UK in India: From aid to trade

    A child living in a slum in India. The United Kingdom will not provide new aid grants to the Asian country after 2015. Photo by: Nick Cunard / DfID / CC BY-NC-ND

    The United Kingdom will no longer sign any new grants for India, but will instead focus its significantly reduced assistance to the emerging economy on technical assistance and private sector engagement.

    The Department for International Development’s new role in India’s development is expected to cost just one-tenths of its current program. A specific budget for the new programs will be decided in the next comprehensive spending review.

    Gemma Blackburn, DfID senior press officer, told Devex the move reflects Secretary of State for International Development Justine Greening’s push to refocus the United Kingdom’s engagement with the Asian country on “trade rather than aid.” But Blackburn stressed that the terms of the partnership were concluded after a series of consultations with the Indian government.

    Under the new strategy, the United Kingdom’s programs in India after 2012 will focus on the following:

    • Maintenance of a development expertise hub for advice and skills sharing with the government on poverty reduction.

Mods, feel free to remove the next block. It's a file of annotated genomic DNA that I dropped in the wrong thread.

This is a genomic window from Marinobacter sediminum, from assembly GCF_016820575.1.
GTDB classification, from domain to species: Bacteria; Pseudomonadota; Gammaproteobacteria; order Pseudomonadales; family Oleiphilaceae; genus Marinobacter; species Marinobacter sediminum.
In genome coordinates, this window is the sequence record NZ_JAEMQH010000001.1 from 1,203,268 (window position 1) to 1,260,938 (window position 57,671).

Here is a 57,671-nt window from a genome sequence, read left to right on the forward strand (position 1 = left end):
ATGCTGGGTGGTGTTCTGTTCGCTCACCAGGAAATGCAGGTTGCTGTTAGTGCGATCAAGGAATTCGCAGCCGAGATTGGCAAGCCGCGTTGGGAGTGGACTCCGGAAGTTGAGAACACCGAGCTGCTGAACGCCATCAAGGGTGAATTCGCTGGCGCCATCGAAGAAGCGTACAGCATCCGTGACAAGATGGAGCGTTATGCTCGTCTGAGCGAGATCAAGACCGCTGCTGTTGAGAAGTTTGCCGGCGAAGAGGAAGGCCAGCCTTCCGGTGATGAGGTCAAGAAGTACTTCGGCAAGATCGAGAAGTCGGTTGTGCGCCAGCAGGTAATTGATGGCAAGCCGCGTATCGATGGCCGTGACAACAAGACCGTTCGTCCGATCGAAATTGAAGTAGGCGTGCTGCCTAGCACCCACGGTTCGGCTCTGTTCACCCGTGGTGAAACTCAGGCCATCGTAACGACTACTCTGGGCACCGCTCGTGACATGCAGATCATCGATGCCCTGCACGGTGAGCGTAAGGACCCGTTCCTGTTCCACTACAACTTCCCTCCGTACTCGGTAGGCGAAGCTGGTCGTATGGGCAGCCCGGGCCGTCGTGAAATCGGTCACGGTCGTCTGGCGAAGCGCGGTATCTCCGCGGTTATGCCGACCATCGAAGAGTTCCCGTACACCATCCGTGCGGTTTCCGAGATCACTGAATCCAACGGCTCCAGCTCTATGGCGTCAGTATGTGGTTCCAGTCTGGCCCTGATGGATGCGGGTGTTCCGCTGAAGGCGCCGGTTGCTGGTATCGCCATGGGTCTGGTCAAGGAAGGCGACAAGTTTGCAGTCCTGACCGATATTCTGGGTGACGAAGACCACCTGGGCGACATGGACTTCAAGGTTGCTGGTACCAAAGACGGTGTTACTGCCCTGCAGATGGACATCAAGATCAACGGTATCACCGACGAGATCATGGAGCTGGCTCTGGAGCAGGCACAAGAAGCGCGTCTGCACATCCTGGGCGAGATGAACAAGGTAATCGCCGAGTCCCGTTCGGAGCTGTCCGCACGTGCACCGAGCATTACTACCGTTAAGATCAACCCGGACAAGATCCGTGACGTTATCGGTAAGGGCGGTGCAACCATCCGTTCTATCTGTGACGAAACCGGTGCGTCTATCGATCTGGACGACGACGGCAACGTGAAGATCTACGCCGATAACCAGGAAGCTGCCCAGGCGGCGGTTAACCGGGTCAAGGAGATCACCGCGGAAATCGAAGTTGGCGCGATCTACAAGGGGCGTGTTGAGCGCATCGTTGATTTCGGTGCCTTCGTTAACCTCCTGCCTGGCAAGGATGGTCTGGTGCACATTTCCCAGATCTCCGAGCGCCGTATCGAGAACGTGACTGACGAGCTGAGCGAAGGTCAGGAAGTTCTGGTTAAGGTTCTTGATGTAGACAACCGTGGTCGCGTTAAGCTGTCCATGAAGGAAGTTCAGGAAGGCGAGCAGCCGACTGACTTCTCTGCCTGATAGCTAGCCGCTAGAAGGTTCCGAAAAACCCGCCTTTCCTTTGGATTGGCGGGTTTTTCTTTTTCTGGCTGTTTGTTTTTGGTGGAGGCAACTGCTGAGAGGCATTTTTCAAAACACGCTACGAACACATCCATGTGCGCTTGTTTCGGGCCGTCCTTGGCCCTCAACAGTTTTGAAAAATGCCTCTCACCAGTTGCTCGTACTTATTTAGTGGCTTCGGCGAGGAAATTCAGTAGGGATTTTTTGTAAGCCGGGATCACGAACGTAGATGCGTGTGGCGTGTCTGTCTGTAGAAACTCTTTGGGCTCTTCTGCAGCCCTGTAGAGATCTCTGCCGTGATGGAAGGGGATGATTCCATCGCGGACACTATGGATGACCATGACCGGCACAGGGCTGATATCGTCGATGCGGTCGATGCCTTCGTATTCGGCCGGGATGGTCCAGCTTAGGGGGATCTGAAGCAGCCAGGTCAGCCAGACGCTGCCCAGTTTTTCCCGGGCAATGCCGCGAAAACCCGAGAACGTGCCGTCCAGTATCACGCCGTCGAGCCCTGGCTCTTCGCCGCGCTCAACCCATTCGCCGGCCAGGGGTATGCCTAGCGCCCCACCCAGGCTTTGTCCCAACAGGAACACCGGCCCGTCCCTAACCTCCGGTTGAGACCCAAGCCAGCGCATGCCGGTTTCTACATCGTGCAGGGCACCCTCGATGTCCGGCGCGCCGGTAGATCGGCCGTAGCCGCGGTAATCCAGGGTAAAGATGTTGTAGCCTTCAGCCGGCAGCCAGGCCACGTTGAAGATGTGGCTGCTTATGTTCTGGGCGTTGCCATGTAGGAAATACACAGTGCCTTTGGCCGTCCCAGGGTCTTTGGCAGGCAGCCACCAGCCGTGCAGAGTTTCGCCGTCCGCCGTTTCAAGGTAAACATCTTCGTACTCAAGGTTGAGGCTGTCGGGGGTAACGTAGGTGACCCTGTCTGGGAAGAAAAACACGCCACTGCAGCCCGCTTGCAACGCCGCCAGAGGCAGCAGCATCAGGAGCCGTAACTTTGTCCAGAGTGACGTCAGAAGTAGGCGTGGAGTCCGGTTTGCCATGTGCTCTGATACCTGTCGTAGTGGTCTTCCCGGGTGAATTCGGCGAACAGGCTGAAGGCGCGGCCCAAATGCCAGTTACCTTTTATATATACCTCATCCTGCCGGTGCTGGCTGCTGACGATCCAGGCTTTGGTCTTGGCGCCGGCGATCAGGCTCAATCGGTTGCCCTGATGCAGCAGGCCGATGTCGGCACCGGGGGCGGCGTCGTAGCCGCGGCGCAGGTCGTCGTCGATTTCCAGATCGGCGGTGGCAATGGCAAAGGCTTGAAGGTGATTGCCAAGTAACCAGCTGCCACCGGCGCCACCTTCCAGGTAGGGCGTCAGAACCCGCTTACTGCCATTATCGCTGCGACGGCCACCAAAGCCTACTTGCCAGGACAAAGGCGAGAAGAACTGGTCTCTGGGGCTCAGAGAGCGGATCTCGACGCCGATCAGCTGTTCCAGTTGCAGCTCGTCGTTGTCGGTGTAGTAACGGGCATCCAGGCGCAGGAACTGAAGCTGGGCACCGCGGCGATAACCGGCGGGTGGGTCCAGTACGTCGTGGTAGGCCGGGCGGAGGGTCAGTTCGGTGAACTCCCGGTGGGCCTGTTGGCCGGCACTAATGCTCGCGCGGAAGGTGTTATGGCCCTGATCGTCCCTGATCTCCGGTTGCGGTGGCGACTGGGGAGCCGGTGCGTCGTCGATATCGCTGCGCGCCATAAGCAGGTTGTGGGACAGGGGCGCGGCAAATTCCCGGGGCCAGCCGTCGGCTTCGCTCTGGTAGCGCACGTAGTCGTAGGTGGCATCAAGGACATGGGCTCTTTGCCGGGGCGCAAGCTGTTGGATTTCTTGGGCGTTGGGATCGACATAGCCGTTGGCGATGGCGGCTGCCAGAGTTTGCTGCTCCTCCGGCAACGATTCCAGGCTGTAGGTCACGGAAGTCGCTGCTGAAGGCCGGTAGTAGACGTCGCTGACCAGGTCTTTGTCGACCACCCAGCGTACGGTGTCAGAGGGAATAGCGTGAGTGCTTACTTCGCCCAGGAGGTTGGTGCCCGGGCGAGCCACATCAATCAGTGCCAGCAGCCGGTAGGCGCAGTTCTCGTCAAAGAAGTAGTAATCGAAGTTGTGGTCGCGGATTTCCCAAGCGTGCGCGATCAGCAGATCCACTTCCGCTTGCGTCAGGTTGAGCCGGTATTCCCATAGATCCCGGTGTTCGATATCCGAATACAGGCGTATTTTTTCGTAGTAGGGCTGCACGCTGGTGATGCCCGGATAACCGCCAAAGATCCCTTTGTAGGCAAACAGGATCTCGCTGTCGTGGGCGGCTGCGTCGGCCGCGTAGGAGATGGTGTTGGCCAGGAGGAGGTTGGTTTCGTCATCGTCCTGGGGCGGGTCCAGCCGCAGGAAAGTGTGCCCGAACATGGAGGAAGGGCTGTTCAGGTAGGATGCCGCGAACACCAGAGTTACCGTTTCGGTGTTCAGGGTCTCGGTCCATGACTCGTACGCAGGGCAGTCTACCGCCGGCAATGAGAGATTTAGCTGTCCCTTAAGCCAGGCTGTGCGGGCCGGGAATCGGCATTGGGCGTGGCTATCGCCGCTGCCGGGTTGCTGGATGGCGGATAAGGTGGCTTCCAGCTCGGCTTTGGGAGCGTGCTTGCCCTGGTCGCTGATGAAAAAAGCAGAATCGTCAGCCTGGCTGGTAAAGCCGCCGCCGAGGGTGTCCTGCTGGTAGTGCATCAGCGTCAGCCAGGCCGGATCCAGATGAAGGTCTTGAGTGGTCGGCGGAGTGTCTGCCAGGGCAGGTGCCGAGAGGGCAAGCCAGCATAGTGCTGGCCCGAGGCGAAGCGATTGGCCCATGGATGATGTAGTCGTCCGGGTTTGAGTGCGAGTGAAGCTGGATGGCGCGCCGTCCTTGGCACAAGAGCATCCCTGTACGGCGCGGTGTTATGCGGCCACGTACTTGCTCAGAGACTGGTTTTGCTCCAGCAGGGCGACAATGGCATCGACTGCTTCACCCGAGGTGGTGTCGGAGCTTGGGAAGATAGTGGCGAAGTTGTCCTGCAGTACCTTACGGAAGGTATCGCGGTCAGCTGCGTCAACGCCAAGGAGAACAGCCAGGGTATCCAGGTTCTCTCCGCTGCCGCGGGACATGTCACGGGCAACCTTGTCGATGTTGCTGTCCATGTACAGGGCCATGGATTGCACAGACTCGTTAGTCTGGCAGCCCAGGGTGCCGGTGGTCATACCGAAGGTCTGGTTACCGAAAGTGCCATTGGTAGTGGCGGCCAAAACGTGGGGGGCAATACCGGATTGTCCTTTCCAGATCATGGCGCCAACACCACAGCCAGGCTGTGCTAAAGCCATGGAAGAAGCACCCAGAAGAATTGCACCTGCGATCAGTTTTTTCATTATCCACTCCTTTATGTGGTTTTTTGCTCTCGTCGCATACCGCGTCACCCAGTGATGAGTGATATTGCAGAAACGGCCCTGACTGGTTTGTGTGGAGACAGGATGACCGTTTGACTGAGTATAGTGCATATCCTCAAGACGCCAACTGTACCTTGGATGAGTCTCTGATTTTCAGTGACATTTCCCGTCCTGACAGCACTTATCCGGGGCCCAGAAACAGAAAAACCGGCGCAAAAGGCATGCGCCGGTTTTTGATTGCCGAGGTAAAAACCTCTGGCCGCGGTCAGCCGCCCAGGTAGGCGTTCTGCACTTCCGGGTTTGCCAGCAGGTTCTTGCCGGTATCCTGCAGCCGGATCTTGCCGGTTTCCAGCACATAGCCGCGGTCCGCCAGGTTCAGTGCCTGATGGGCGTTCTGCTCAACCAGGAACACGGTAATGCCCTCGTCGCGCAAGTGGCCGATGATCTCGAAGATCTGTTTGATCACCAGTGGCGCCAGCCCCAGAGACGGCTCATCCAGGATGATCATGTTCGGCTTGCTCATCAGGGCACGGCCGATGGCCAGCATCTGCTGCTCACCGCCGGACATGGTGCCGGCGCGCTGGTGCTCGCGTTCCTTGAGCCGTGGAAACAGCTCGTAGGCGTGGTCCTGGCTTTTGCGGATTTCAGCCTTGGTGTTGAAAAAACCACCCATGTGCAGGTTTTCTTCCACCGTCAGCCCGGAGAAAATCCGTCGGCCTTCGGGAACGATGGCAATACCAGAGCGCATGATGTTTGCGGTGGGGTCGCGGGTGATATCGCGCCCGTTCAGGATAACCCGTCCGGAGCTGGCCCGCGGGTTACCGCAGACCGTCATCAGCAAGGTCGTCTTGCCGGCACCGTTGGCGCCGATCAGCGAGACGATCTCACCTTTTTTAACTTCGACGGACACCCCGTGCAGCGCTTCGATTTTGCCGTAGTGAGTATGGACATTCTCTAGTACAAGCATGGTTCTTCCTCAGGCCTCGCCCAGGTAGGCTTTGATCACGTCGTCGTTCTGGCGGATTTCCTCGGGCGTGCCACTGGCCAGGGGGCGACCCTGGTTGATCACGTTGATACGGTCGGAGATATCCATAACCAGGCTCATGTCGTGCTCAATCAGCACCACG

• Investments in private sector projects.

    • International collaboration on development and other areas of common interest.

    The new strategy will not have an impact on ongoing projects, which are all scheduled to end in 2015.

    India has successfully positioned itself as a key player today’s global economy. It has also shown commitment to its own people though extensive poverty reduction schemes to improve health care, education, access to water and basic housing.

    “Having visited India I have seen firsthand the tremendous progress being made. India is successfully developing and our own bilateral relationship has to keep up with 21st Century India. It’s time to recognise India’s changing place in the world,” Greening explained.

    While the decision hardly comes as a surprise, it still garnered negative reactions from organizations such as Oxfam and Save the Children, which said the move is “too hasty” and “premature.” India is home to one-third of the world’s poorest people and accounted for a quarter of global child deaths in 2011.

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    About the author

    • Adrienne Valdez

      Adrienne Valdez is a former staff writer for Devex, covering breaking international development news. Before joining Devex, Adrienne worked as a news correspondent for a public-sector modernization publication.